As we read these words today, I wonder if we can see the remarkable way in which they reach out and draw us into this story of God’s advent? I wonder if we can see parallels in these stories of the ages? Like the people of Isaiah’s time, we might often feel that we, too are languishing. We might feel that we, too have lost our way. Whether we are personally experiencing a rich harvest or famine in our lives, we have to acknowledge that that are so many points of connection between our story and the Israelites – or the people of 1st century Palestine – or any time in between.
Throughout the history of humankind, we have seen cycles of conquest, exile, rebellion, and the continuing fight of good against evil. The Israelites lived it. The people of first century Palestine experienced it, and it is part of the landscape of our world today.
Our Old Testament and gospel readings each refer to the wilderness. Wilderness can be described as inhospitable terrain, empty or pathless region, uncivilized, wild, or uncultivated state. Wilderness is symbolic of much of human life. Wild. Unpredictable. Uncontrollable, no matter how much we like to think we can and do have control. In many ways, especially when we consider its vast potential, the wilderness of our lives is barren.
Yet it is in this barren place that we hear God’s promise. “Comfort, comfort” proclaims the prophet – our God promises and will provide, Comfort. In Jesus Christ, every valley is lifted up, every mountain and hill made low, the uneven ground is smoothed out, and all those rough places are made a plain; leveled, like a field.
And yet, we know that the fulfillment of this promise is not yet complete. Through the life, death and resurrection of Jesus Christ, this leveling, this comfort, this promise is breaking through the wilderness, and we are part of its revealing. The good news of this gospel is that God is now present, now working, now comforting and consoling, now coming, now feeding empty stomachs, now clothing, now encountering, now embracing the suffering, the hungry, the thirsty and the lowly ones. In the mystery of the ages, God has come among us in Jesus, who remains with us through the power of the Holy Spirit, and Jesus will come again, bringing this promised leveling and lifting up to a complete and glorious end.
We are surrounded each day by images that stay with us and inform our world view. Lately, many of those images are disturbing: Violence in Ferguson, Ohio and New York, terrorism in Syria and Somalia, racial and ethnic unrest, disgraced celebrities and politicians, beheadings, massacres, innocent children suffering every manner of torment, and more. But the scriptures we have read today deliver God’s word to us that is more powerful than any worldly power or the power of evil itself. Comfort, comfort, now my people….I am sending my messenger….Every valley shall be lifted up…every mountain and hill be make low…uneven ground become level….the glory of the Lord shall be revealed.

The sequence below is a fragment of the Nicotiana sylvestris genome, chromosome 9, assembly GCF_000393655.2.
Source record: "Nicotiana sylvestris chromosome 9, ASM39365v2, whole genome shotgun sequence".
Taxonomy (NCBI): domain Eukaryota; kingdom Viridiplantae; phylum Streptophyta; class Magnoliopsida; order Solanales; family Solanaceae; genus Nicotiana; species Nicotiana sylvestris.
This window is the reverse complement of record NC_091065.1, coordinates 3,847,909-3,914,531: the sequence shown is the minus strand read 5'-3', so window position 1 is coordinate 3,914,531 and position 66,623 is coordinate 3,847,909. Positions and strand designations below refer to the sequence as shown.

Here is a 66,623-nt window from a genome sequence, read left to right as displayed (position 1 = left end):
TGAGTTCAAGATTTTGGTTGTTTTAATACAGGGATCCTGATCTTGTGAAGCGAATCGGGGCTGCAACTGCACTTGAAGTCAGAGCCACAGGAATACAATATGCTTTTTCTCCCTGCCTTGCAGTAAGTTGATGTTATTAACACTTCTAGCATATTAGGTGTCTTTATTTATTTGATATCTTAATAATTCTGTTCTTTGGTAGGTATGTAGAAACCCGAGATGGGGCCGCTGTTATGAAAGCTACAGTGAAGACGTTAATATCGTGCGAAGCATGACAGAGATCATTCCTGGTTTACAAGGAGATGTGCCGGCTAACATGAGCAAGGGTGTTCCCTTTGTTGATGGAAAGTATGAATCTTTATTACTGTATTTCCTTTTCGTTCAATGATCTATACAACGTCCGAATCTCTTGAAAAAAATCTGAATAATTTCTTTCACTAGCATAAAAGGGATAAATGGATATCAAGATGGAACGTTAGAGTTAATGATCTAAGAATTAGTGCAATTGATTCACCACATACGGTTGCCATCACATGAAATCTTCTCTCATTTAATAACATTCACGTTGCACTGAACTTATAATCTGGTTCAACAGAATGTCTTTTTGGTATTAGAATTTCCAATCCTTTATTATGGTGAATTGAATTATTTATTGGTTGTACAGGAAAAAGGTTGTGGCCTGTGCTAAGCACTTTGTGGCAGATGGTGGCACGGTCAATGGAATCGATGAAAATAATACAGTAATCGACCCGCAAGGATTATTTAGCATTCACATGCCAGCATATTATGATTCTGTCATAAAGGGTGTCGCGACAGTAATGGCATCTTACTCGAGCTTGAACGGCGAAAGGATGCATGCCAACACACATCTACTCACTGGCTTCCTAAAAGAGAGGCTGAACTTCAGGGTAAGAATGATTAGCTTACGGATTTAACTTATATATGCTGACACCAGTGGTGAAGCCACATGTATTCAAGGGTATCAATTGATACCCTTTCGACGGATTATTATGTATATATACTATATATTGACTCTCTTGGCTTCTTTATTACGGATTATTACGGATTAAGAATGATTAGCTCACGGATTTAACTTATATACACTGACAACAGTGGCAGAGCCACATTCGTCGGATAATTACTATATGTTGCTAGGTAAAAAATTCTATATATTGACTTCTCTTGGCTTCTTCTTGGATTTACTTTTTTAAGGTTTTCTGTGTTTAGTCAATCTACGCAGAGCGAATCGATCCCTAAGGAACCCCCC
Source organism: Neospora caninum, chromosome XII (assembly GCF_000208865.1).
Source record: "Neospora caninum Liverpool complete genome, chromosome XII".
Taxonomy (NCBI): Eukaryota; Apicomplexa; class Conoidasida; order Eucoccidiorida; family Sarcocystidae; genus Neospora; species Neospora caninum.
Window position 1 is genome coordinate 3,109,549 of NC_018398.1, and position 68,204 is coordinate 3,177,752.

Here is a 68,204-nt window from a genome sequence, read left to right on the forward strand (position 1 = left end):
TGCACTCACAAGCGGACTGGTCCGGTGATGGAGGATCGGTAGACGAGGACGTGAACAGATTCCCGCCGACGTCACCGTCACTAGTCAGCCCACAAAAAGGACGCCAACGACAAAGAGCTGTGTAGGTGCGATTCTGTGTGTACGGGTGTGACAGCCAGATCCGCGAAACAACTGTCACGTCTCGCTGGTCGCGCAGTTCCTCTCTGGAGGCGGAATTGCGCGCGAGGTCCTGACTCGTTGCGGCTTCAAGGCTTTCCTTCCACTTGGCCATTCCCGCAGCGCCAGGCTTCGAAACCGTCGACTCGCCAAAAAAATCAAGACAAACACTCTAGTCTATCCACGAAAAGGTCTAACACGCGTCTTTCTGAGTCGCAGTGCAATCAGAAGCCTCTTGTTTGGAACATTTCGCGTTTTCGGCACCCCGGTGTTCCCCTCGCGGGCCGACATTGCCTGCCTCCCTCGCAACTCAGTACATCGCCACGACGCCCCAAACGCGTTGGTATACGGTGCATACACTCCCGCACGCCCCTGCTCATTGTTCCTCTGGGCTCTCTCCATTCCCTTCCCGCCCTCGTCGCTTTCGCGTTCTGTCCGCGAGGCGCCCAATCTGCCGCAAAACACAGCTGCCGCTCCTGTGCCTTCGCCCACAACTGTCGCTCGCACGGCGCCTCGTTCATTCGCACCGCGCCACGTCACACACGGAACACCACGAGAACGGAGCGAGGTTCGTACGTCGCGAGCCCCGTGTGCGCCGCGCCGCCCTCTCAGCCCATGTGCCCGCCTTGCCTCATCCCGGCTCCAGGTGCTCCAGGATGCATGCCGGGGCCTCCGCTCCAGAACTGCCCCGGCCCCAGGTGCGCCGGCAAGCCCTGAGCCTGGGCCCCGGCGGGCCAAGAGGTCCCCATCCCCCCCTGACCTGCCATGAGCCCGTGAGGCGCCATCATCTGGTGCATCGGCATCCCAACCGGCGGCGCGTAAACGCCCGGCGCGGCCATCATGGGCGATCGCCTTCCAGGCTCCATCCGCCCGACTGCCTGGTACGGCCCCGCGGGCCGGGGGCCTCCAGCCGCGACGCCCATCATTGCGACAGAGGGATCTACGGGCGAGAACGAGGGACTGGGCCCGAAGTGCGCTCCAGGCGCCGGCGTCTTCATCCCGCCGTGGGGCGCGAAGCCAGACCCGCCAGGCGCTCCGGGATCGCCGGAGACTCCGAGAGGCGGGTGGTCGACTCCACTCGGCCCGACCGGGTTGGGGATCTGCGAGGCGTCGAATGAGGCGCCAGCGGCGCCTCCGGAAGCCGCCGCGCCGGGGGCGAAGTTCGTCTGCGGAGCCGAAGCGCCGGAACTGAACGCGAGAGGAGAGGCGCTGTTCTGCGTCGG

And so, I would like to leave you with other images today…images from just the past week: Pope Francis I and the Ecumenical Patriarch Bartholomew I of the Eastern Orthodox Church embracing, and the pope bowing for blessing by the patriarch in an historic moment of reconciliation; white police officers embracing young black men; black women holding the hands of white officers and praying with them and for them; lists of names published daily in the local paper, of people in our community who have contributed to a fund to help the needy; piles of Christmas gifts forming in my office, donated by Grace members to provide Christmas for poor families; people of many backgrounds coming together to contribute to the needs of refugees; there are so many more.
In our text from Mark, a messenger has come once again. John the Baptist delivers the good news that God has entered human history in an amazing and unprecedented way, and the same message is given, “See, I am sending a messenger ahead of you, who will prepare your way; the voice of one crying out in the wilderness: ‘Prepare the way of the Lord, make his paths straight.” WE are part of the good news of the advent of Christ. May we be comforted in our work and in our lives. May we be inspired to daily acts of loving kindness and reconciliation. May we pray and daily support peaceful resolution of worldwide conflict. And may we, who live yet in the wilderness, find our rest in Christ, the one who came, is coming, and will yet come again, freeing every captive from every thing that binds us. Amen.